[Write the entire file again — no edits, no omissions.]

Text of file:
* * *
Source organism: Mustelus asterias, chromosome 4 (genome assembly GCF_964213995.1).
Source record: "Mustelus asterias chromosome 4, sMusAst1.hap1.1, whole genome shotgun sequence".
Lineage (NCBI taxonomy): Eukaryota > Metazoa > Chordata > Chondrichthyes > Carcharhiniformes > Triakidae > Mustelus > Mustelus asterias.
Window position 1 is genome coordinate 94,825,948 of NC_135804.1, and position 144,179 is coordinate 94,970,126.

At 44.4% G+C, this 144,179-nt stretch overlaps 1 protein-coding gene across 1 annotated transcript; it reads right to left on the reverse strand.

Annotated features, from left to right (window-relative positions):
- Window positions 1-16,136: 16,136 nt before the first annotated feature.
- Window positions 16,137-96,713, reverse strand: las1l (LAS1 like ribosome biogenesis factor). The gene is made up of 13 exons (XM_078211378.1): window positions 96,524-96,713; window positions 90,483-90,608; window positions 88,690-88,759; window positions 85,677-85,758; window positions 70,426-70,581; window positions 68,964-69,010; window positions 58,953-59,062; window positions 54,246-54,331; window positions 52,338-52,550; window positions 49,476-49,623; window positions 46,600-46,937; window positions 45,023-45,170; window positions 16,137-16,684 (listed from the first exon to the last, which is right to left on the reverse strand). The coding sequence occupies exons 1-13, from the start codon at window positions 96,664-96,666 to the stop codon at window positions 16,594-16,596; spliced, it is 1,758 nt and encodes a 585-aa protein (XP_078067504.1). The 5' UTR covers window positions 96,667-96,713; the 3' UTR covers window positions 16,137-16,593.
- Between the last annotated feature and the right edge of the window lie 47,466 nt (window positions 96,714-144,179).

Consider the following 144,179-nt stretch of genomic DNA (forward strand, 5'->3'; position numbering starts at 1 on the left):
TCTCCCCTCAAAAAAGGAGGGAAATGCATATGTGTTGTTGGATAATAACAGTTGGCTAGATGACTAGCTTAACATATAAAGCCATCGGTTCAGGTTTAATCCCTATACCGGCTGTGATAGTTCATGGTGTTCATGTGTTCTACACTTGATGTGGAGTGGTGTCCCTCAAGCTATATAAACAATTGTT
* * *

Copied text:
Source organism: Mustelus asterias, chromosome 4 (genome assembly GCF_964213995.1).
Source record: "Mustelus asterias chromosome 4, sMusAst1.hap1.1, whole genome shotgun sequence".
Lineage (NCBI taxonomy): Eukaryota > Metazoa > Chordata > Chondrichthyes > Carcharhiniformes > Triakidae > Mustelus > Mustelus asterias.
Window position 1 is genome coordinate 94,825,948 of NC_135804.1, and position 144,179 is coordinate 94,970,126.

At 44.4% G+C, this 144,179-nt stretch overlaps 1 protein-coding gene across 1 annotated transcript; it reads right to left on the reverse strand.

Annotated features, from left to right (window-relative positions):
- Window positions 1-16,136: 16,136 nt before the first annotated feature.
- Window positions 16,137-96,713, reverse strand: las1l (LAS1 like ribosome biogenesis factor). The gene is made up of 13 exons (XM_078211378.1): window positions 96,524-96,713; window positions 90,483-90,608; window positions 88,690-88,759; window positions 85,677-85,758; window positions 70,426-70,581; window positions 68,964-69,010; window positions 58,953-59,062; window positions 54,246-54,331; window positions 52,338-52,550; window positions 49,476-49,623; window positions 46,600-46,937; window positions 45,023-45,170; window positions 16,137-16,684 (listed from the first exon to the last, which is right to left on the reverse strand). The coding sequence occupies exons 1-13, from the start codon at window positions 96,664-96,666 to the stop codon at window positions 16,594-16,596; spliced, it is 1,758 nt and encodes a 585-aa protein (XP_078067504.1). The 5' UTR covers window positions 96,667-96,713; the 3' UTR covers window positions 16,137-16,593.
- Between the last annotated feature and the right edge of the window lie 47,466 nt (window positions 96,714-144,179).

Consider the following 144,179-nt stretch of genomic DNA (forward strand, 5'->3'; position numbering starts at 1 on the left):
TCTCCCCTCAAAAAAGGAGGGAAATGCATATGTGTTGTTGGATAATAACAGTTGGCTAGATGACTAGCTTAACATATAAAGCCATCGGTTCAGGTTTAATCCCTATACCGGCTGTGATAGTTCATGGTGTTCATGTGTTCTACACTTGATGTGGAGTGGTGTCCCTCAAGCTATATAAACAATTGTT